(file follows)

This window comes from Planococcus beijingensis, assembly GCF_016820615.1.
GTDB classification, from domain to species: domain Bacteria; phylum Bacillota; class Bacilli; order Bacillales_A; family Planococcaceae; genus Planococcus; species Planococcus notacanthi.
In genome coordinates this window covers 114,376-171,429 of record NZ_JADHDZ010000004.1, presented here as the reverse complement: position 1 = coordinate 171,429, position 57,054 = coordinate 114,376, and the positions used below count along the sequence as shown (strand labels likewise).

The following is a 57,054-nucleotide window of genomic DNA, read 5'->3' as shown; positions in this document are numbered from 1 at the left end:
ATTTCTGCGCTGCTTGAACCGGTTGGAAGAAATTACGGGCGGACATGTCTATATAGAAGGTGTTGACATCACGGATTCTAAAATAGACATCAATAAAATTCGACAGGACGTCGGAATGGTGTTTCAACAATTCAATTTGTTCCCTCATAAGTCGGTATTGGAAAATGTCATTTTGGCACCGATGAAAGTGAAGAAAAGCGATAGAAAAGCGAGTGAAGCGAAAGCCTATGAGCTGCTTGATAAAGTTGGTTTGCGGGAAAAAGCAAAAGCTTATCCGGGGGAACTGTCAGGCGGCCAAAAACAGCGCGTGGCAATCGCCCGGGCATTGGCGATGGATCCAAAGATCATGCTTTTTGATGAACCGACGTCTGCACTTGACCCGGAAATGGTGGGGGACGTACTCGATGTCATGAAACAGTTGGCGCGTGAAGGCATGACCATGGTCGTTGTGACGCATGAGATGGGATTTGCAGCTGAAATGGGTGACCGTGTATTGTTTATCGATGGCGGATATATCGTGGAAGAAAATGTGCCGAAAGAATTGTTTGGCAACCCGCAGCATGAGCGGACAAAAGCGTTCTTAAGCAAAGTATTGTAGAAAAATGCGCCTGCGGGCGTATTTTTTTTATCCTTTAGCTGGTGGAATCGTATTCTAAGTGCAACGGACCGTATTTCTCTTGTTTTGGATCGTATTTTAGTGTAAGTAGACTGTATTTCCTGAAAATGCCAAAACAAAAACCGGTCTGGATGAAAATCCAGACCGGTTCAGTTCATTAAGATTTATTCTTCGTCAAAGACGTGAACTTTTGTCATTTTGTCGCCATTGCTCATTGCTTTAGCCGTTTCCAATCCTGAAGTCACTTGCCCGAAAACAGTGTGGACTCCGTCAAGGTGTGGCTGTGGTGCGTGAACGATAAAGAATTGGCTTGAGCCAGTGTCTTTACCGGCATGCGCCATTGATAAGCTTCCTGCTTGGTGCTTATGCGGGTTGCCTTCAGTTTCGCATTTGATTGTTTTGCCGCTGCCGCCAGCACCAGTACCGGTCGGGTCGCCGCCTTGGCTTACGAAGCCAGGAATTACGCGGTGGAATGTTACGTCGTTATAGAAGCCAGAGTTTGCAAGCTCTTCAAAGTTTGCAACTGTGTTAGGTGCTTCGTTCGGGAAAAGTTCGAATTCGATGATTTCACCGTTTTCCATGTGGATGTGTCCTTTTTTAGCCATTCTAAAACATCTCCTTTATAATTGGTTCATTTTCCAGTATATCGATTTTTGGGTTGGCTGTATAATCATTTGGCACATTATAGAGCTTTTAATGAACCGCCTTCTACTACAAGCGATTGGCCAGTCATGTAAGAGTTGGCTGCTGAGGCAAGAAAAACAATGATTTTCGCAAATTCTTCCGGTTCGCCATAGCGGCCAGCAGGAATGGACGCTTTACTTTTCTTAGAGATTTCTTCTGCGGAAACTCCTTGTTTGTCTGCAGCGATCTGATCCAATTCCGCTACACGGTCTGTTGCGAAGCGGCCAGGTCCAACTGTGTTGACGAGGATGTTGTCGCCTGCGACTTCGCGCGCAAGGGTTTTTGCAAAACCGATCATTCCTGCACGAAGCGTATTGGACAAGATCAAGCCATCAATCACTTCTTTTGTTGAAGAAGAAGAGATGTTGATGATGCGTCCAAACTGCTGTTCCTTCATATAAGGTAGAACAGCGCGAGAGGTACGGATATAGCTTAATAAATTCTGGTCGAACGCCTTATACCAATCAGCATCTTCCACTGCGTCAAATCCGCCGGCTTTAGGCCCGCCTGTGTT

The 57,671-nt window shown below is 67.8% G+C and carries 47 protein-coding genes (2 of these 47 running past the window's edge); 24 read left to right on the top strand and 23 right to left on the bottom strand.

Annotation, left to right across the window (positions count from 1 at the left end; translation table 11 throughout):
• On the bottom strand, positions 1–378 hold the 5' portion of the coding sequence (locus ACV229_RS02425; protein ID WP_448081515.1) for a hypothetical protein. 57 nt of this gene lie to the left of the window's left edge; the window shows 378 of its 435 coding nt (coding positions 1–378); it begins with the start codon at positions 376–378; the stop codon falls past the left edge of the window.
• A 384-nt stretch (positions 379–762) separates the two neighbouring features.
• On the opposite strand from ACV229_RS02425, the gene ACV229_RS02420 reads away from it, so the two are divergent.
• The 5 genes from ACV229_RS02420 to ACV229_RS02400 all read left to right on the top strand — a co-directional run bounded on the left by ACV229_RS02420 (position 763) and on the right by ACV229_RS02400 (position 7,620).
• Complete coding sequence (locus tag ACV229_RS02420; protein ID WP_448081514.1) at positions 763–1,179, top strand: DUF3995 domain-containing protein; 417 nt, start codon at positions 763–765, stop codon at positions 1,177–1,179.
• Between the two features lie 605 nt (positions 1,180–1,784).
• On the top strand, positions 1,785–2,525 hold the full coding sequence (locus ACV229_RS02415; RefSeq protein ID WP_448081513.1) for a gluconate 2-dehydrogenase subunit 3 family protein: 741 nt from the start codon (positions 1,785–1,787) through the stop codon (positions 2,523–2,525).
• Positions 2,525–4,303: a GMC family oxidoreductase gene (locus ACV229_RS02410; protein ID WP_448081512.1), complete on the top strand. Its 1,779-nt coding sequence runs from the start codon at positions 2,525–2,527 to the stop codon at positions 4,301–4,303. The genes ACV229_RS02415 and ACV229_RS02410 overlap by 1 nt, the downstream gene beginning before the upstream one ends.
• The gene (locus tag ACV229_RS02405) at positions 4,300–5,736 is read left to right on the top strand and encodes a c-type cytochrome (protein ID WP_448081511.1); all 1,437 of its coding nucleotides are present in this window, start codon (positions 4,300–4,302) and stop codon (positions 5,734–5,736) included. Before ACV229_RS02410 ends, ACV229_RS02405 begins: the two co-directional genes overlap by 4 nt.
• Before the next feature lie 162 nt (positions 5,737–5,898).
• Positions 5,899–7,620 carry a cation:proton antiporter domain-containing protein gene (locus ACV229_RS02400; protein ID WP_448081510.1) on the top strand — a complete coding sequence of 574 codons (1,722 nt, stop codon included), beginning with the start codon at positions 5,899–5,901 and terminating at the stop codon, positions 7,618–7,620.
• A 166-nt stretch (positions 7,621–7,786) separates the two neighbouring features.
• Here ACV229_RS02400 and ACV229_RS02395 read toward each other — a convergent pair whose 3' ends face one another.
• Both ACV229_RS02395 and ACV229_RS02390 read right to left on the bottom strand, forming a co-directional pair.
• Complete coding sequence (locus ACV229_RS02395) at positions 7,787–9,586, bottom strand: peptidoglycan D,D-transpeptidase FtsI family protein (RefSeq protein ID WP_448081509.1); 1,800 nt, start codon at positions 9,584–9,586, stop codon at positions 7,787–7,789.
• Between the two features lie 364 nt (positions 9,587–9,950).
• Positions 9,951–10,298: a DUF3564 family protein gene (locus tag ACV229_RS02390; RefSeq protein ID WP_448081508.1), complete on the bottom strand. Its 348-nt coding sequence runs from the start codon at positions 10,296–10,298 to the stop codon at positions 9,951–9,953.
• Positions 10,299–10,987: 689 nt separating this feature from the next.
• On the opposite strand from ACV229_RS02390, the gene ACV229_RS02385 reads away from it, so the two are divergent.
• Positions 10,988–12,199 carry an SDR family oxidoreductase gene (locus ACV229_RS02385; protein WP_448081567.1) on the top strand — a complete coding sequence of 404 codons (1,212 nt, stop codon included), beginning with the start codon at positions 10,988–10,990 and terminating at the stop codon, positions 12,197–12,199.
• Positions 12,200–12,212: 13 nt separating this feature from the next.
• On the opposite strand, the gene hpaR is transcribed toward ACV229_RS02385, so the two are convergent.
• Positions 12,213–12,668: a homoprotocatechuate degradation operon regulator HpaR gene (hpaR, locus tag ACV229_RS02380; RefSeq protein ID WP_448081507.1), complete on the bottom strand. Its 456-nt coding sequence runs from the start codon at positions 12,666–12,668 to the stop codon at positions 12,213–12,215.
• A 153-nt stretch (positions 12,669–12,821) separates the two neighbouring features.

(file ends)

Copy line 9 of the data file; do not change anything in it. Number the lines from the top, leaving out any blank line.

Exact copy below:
• A 384-nt stretch (positions 379–762) separates the two neighbouring features.